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Working in Alaska – After License Suspension

2017 is when my drama began with Kaiser. In 2018, Oregon suspended my medical license for 30 days. I had a reciprocal suspension by California and a separate hearing into my case. Fast forward to 2024, and it took a little over a year to get a state medical license in Alaska and just a week to get my first denial by a locums agency.

Getting a Job Afer a License Suspension

From time to time, laypeople stumble on this website, and they leave comments to the effect that I deserved the 30-day license suspension. However, most docs I’ve spoken with would agree that I definitely made a mistake in my case, but a license suspension was a bit absurd.

7 years later, I am still dealing with the after-effects, but it’s not all bad. The great news is that there is life after a medical board investigation. It’s an unpleasant experience, but doors open up afterward you never anticipated.

Getting a State Medical License in Alaska

I posted the above LinkedIn post after finally getting my state medical license in Alaska. I had to appear virtually before the medical board, and they were quite professional about the whole thing. But a year to get a license – that blows my mind.

I even reached out to the medical commissioner of the DHS of Alaska, and they weren’t in a rush to get back. I was told by a staff member that I needed to contact the medical board again.

Maybe healthcare access is not as dire in Alaska as advertised.

Applying With a Locums Agency

A PA friend mentioned the locum company she works with called Wilderness Medical Staffing. I spoke to one of their recommended recruiters and started with the lengthy onboarding process.

Of course, I mentioned my history of license suspension and that I’d been hired by other medical groups without any major issues. But after filling out their applications, I received this message:

I discussed your background with the Oregon and California state medical board action with our leadership team, and we decided against contracting with you at this time. I know that’s disappointing news, but I really enjoyed meeting you and sincerely wish you the best in finding meaningful work across Alaska and beyond!

This locum company mostly places NPs and PAs. Naturally, the risk of malpractice for a locums group and the state is lower if the standard of care is kept low. That’s been the nature of rural medicine in the US for decades.

When you hit a roadblock like this, remember that this isn’t a reflection on you as a physician. Now, if you think you have flaws to work on from a professionalism perspective, do it. It’s gratifying to see yourself improve.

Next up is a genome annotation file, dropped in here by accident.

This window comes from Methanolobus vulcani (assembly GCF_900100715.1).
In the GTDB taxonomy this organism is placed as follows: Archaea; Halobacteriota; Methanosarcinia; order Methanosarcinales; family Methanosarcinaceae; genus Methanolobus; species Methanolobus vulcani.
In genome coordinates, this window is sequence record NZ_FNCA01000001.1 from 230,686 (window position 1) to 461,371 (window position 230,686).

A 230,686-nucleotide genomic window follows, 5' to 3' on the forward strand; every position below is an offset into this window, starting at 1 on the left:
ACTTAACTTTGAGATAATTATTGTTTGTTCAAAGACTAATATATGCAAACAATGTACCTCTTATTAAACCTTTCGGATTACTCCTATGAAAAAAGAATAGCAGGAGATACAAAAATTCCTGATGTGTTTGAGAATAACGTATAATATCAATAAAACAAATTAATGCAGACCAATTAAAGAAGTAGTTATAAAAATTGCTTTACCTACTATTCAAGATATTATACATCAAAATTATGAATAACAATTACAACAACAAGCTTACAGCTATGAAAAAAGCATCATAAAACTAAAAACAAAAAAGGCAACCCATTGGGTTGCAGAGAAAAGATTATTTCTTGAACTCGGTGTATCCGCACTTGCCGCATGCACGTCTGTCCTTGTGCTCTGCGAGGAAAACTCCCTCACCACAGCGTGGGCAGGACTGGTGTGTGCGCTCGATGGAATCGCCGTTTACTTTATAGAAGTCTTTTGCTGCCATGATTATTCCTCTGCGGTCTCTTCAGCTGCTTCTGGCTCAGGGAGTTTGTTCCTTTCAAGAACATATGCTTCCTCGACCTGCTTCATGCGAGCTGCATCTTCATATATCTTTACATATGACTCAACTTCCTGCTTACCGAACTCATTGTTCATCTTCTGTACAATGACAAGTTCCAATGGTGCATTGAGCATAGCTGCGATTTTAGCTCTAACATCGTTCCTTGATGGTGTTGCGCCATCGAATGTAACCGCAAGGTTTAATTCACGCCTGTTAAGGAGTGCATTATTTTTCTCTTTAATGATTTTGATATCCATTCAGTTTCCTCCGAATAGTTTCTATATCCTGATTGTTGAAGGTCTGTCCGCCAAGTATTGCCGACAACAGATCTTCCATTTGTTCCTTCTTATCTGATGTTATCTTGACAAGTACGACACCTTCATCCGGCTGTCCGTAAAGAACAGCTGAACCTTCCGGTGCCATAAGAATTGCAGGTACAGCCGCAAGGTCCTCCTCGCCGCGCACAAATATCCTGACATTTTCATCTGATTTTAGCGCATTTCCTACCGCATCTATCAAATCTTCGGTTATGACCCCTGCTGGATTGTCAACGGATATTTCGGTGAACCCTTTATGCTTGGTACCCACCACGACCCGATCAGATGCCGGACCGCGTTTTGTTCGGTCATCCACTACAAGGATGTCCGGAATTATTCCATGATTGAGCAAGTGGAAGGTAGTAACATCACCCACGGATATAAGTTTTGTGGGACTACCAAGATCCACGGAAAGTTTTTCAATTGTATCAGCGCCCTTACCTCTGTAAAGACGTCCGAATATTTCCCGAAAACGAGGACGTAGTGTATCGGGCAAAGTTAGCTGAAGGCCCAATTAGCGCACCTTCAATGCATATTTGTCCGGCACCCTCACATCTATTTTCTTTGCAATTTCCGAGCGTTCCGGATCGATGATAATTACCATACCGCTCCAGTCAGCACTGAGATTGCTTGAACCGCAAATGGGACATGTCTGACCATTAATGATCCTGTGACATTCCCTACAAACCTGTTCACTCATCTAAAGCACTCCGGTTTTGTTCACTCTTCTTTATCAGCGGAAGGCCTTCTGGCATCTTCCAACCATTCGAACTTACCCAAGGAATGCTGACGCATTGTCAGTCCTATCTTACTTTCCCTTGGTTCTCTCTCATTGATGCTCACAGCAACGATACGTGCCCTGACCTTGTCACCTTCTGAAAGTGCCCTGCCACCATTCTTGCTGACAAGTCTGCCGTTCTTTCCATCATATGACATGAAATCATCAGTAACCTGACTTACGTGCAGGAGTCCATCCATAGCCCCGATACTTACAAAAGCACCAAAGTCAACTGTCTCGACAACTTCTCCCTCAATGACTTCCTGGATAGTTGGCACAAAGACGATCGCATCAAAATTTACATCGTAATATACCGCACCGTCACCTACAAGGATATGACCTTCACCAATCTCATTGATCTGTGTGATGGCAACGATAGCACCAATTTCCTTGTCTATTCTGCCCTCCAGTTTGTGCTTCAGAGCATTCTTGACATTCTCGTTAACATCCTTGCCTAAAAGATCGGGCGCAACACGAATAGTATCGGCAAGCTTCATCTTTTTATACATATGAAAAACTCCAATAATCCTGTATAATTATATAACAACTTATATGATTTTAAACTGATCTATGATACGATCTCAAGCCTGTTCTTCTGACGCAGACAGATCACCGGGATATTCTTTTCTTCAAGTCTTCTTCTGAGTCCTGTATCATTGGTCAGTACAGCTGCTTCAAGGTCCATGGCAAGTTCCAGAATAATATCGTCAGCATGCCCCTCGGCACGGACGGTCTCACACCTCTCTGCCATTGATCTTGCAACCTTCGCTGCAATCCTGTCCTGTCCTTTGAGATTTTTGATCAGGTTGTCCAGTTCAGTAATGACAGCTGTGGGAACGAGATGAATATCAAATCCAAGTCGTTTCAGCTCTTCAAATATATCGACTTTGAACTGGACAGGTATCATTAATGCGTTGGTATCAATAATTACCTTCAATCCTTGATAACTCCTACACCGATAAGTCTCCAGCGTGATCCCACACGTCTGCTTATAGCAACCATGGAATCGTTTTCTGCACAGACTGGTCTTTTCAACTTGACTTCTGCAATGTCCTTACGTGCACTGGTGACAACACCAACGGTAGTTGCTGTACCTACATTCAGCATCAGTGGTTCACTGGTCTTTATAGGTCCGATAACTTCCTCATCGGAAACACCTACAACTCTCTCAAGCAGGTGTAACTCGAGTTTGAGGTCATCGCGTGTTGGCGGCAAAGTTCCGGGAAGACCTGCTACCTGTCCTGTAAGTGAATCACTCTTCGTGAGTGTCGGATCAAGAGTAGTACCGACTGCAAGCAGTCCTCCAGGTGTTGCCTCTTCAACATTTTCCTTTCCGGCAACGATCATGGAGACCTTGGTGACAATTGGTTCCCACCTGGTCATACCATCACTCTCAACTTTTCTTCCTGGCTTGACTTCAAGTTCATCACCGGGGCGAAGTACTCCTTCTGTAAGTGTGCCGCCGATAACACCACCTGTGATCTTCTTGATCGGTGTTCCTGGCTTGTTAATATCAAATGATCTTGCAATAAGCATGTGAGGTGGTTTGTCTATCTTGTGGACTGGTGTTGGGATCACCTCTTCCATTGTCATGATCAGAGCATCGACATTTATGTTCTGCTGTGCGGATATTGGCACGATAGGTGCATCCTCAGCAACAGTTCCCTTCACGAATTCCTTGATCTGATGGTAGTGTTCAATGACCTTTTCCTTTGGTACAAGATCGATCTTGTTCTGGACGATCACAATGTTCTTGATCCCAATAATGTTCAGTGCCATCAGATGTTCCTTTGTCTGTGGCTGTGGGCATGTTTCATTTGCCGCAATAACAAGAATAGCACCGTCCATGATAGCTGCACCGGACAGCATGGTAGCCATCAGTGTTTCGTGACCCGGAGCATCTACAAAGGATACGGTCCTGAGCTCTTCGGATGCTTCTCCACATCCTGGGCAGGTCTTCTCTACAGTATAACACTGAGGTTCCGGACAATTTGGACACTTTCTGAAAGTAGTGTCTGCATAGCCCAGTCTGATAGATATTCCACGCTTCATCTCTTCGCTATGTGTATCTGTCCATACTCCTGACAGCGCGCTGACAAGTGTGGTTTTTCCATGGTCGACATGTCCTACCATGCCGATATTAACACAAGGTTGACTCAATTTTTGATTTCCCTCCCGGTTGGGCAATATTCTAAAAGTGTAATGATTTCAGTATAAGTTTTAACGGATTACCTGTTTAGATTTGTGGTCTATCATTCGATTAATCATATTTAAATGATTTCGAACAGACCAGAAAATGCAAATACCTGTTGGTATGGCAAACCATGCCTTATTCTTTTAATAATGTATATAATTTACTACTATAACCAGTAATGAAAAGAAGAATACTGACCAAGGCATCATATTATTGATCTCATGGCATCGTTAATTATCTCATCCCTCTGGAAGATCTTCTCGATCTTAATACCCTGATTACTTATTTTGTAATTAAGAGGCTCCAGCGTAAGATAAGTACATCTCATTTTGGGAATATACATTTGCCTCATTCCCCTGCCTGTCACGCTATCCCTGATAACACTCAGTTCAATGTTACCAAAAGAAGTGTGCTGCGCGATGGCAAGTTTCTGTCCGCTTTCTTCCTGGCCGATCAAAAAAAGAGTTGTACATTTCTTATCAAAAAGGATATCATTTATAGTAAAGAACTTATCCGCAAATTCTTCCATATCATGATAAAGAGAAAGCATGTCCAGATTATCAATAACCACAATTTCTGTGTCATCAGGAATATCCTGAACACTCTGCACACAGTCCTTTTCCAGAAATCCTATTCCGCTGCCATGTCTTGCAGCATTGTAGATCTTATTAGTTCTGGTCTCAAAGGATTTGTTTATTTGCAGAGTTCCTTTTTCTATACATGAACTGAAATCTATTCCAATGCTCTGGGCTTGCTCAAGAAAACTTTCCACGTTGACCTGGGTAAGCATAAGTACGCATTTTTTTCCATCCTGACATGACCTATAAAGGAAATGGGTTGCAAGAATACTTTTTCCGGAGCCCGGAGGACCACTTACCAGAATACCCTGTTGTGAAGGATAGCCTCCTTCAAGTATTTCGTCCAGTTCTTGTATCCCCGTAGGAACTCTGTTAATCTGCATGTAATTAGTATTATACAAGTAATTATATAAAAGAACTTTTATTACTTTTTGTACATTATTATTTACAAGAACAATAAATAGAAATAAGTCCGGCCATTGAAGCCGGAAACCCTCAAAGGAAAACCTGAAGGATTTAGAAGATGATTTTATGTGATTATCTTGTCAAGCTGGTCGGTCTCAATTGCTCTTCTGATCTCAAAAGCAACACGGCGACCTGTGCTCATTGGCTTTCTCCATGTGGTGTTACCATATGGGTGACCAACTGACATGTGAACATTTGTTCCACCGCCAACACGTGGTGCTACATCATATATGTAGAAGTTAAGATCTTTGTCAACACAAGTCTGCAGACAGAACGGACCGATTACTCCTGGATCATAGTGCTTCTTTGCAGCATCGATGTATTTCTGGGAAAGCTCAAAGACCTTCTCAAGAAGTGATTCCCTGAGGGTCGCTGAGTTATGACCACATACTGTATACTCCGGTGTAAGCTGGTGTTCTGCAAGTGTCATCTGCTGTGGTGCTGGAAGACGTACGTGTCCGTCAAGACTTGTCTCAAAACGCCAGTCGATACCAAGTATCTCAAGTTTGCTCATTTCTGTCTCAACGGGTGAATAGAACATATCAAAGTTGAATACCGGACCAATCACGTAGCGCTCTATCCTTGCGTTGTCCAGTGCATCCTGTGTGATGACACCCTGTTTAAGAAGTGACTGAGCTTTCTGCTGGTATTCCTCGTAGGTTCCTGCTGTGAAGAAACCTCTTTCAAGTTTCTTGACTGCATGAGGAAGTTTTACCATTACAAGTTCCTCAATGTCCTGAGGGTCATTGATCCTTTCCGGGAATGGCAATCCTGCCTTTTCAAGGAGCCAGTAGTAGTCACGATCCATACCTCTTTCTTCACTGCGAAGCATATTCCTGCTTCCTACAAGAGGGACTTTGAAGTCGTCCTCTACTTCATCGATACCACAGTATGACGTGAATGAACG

But there are tons of locum agencies in Alaska. If one company only looks at how you look on paper and couldn’t care less about your clinical skills, maybe that’s not the right company for you.

Getting a Job in Alaska

My first instinct is to say fuck Alaska, why would I want to work there. But, I’ve learned about myself that once my butthurtedness passes and I can think clearly, I tap into the real reason I am doing something.

My partner and I are excited to visit Alaska and stay there for a few months. I’ve always been able to find a desirable position once I’m on the ground and can go door-to-door interviewing.

This is the main takeaway of this article; don’t rely on locum agencies when it comes to work. Knock on clinic and hospital doors and ask to speak to someone with decision power and carve out the kind of job you want.

I’m still heading to Alaska. I can do telemedicine from there, see my own patients in my own practice, or earn money from my consulting opportunities.

Opportunities Come Knocking

When one door is shut in your, it’s often one less thing you have to worry about. This can feel shitty at first, but then you see all the other opportunities around you.

As with all these seemingly negative events, the same week I got this message I was contacted by 2 different CEOs on LinkedIn asking me if I’m interested working with them.

One has a solid text-based telehealth practice for which he needs a clinical operations person to grow it and improve it. He found my content on LI and thought I’d be the right fit. We had a great interview, and he’s interested in offering me a consulting position.

The second is a serial healthcare startup entrepreneur who is building high-end access clinics in a niche sector to allow customers in that industry to have unlimited access to a physician on-site. He asked if I’d join to help them build it out from the clinical side.

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